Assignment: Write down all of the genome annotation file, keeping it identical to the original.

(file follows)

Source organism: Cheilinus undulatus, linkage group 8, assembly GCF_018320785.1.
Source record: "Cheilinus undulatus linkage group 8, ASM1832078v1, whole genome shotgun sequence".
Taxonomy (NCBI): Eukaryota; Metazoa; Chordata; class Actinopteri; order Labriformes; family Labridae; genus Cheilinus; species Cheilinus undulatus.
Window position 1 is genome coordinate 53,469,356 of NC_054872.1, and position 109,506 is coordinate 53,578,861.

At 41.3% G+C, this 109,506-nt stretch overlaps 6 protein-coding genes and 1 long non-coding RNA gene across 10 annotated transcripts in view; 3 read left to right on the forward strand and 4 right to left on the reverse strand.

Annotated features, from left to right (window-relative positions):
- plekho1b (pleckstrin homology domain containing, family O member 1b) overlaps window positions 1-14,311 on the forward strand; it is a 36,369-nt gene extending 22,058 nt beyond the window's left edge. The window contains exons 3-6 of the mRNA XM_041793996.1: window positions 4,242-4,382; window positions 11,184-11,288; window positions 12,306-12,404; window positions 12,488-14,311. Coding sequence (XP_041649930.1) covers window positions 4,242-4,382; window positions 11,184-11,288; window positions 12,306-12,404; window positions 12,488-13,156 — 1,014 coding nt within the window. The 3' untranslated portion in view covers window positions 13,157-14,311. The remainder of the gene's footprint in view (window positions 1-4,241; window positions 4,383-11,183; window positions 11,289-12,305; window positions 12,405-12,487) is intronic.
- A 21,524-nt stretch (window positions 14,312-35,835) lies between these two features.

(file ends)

Source organism: Cheilinus undulatus, linkage group 8, assembly GCF_018320785.1.
Source record: "Cheilinus undulatus linkage group 8, ASM1832078v1, whole genome shotgun sequence".
Taxonomy (NCBI): Eukaryota; Metazoa; Chordata; class Actinopteri; order Labriformes; family Labridae; genus Cheilinus; species Cheilinus undulatus.
Window position 1 is genome coordinate 53,469,356 of NC_054872.1, and position 109,506 is coordinate 53,578,861.

At 41.3% G+C, this 109,506-nt stretch overlaps 6 protein-coding genes and 1 long non-coding RNA gene across 10 annotated transcripts in view; 3 read left to right on the forward strand and 4 right to left on the reverse strand.

Annotated features, from left to right (window-relative positions):
- plekho1b (pleckstrin homology domain containing, family O member 1b) overlaps window positions 1-14,311 on the forward strand; it is a 36,369-nt gene extending 22,058 nt beyond the window's left edge. The window contains exons 3-6 of the mRNA XM_041793996.1: window positions 4,242-4,382; window positions 11,184-11,288; window positions 12,306-12,404; window positions 12,488-14,311. Coding sequence (XP_041649930.1) covers window positions 4,242-4,382; window positions 11,184-11,288; window positions 12,306-12,404; window positions 12,488-13,156 — 1,014 coding nt within the window. The 3' untranslated portion in view covers window positions 13,157-14,311. The remainder of the gene's footprint in view (window positions 1-4,241; window positions 4,383-11,183; window positions 11,289-12,305; window positions 12,405-12,487) is intronic.
- A 21,524-nt stretch (window positions 14,312-35,835) lies between these two features.